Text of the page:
Growing Together - Sunday, February 26, 2017
Many years ago, a young boy visited his uncle who worked in the lumber business. They were looking at the trees in the lumber camp when the boy noticed a very tall tree standing alone on the hilltop. Full of excitement, the boy showed his uncle the towering tree. “Look at that big tree!” he exclaimed. “It will make a lot of good lumber, won’t it?”
To the boy’s surprise, his uncle shook his head. “No,” he said, “that tree will not make a lot of good lumber. It might make a lot of lumber but not a lot of good lumber. When a tree grows off by itself, too many branches grow on it. Those branches produce knots when the tree is cut into lumber. The best lumber comes from trees that grow together in groves. The trees also grow taller and straighter when they grow together.”1
It is true of trees, and it is true of each of us. We grow into better people when we grow together rather than alone. While there’s value in independence, there are also critical lessons to learn from interdependence. The personal growth that comes from giving and receiving help can happen in no other way.
We were not meant to be solitary, to stand alone, apart from one another. We need other people to love and care about, and we thrive when others love and care about us. Each one of us is needed, and each one of us has something to offer. Together we are better than we would be alone.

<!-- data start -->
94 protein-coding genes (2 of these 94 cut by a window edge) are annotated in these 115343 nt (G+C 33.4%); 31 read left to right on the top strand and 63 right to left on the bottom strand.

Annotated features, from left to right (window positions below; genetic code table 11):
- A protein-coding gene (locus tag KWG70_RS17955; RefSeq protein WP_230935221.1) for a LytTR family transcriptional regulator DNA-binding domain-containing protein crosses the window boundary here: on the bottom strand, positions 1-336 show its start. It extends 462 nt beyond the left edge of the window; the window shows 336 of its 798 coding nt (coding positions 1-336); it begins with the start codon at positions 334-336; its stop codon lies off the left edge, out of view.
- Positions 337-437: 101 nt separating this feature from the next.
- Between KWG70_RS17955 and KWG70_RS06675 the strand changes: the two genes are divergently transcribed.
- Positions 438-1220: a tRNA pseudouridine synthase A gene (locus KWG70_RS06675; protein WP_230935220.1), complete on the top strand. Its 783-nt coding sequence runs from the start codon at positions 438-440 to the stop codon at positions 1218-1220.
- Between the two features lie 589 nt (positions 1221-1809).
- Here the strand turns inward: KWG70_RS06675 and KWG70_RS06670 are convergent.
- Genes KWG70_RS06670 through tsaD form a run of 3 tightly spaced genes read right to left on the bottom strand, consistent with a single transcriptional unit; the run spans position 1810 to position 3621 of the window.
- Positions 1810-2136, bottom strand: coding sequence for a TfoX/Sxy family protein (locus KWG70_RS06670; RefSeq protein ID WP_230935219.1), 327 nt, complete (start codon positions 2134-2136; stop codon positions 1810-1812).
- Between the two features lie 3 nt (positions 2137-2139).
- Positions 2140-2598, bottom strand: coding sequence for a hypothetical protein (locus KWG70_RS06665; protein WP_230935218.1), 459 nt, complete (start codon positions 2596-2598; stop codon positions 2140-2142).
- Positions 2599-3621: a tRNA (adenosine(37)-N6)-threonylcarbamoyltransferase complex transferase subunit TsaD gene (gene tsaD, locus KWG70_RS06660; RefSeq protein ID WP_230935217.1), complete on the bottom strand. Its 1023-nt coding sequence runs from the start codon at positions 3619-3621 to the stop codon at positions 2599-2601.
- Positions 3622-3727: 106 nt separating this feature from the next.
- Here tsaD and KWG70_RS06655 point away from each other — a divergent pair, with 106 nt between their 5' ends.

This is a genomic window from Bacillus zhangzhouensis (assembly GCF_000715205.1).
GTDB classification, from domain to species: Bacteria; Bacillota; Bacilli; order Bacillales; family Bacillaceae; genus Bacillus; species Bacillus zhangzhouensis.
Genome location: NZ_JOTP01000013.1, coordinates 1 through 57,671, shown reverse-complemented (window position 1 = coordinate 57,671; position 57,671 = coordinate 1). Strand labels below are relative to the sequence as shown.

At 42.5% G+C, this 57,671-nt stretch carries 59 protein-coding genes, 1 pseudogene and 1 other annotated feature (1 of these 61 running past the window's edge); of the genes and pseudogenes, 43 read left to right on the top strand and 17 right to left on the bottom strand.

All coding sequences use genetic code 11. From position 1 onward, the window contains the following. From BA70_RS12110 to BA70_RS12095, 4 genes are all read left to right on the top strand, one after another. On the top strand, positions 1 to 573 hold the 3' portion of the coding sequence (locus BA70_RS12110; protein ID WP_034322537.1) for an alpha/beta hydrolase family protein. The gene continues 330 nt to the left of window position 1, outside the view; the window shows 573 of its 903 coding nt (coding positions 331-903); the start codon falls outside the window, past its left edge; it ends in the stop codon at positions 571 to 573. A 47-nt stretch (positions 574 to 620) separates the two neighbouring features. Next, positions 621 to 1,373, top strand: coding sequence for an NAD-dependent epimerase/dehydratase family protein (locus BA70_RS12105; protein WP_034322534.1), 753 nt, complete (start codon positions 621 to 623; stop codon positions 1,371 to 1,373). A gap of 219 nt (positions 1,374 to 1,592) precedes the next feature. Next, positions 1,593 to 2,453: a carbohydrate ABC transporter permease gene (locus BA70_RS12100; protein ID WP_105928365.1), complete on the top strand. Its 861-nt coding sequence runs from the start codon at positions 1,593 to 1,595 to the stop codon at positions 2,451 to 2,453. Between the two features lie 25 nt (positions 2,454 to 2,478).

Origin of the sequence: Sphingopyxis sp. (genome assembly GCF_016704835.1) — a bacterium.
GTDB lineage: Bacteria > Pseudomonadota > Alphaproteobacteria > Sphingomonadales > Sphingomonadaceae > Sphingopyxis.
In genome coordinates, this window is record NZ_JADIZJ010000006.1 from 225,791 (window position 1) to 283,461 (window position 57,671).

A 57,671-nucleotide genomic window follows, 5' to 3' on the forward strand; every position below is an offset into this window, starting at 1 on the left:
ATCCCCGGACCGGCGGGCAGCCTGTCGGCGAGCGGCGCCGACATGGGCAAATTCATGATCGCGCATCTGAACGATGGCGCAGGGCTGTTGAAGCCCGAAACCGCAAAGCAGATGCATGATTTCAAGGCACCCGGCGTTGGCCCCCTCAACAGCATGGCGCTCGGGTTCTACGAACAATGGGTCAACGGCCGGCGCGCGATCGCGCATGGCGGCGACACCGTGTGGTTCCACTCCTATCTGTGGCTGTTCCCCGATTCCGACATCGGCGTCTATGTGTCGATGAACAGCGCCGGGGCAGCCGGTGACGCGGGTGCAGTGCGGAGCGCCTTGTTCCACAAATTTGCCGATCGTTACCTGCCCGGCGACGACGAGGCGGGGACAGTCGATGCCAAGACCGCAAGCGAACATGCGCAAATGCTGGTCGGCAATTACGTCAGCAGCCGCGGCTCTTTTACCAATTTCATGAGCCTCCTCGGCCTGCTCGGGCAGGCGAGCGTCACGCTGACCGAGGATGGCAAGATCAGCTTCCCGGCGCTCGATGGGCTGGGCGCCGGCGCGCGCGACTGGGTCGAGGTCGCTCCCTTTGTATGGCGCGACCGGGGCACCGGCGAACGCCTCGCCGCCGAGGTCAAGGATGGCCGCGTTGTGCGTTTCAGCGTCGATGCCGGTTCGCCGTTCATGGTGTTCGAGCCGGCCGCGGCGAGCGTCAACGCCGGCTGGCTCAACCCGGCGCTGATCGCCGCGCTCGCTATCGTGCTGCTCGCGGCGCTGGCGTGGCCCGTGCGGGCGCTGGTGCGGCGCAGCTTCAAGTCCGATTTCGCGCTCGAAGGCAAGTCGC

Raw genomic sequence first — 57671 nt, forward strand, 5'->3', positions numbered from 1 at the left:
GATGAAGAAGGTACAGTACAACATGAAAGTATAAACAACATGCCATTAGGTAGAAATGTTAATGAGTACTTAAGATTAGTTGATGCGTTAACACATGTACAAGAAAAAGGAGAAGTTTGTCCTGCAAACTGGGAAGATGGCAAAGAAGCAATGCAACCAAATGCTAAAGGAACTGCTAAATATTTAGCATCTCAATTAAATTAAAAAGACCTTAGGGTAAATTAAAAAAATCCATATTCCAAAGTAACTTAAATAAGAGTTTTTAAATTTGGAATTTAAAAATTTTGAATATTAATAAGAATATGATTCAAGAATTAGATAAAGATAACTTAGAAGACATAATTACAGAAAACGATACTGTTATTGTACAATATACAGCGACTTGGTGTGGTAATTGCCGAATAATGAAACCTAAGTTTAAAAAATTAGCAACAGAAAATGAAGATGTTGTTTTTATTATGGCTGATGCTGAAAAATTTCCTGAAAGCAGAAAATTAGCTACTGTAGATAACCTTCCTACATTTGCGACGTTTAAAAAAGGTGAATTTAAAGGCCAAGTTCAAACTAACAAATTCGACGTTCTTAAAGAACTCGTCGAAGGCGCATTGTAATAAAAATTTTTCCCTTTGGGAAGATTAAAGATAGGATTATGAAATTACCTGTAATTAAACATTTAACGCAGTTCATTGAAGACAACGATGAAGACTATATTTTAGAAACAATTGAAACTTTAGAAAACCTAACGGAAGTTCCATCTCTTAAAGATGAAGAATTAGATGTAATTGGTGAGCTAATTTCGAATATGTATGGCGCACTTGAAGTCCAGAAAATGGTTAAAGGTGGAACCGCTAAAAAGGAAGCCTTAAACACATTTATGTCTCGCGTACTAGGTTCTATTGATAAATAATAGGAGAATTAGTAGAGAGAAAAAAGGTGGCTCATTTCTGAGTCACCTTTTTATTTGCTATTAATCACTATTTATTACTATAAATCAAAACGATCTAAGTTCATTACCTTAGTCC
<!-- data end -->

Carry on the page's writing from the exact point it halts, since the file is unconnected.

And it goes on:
All around us are those who are lonely—those who need a friend, a word of encouragement, a kind outreach. So many people are looking for the light of love, the warmth of friendship. We can resolve not to let them stand alone in the dark or the cold. We can reach out to them. We can take an interest in them and include them. We can help them stand taller and grow straighter, and like trees that grow in groves, we will find that we too can stand taller and grow straighter. This is what happens when trees—and people—grow together.
-Lloyd D. Newell
1. See Henry D. Taylor, in Conference Report, Apr. 1965, 54–55; cited in Barbara A. Lewis, “Why Is Unity Important?” Ensign, Dec. 2016, 49.
February 26, 2017
Broadcast Number 4,563
Mormon Tabernacle Choir
Orchestra at Temple Square
I Think the World Is Glorious
Alexander Schreiner; arr. Mack Wilberg
The King of Love My Shepherd Is
How Great Thou Art
Achieved Is the Glorious Work, from The Creation
Franz Joseph Haydn
Tonight, from West Side Story
Leonard Bernstein; arr. Sam Cardon
Come, Thou Fount of Every Blessing
American folk hymn; arr. Mack Wilberg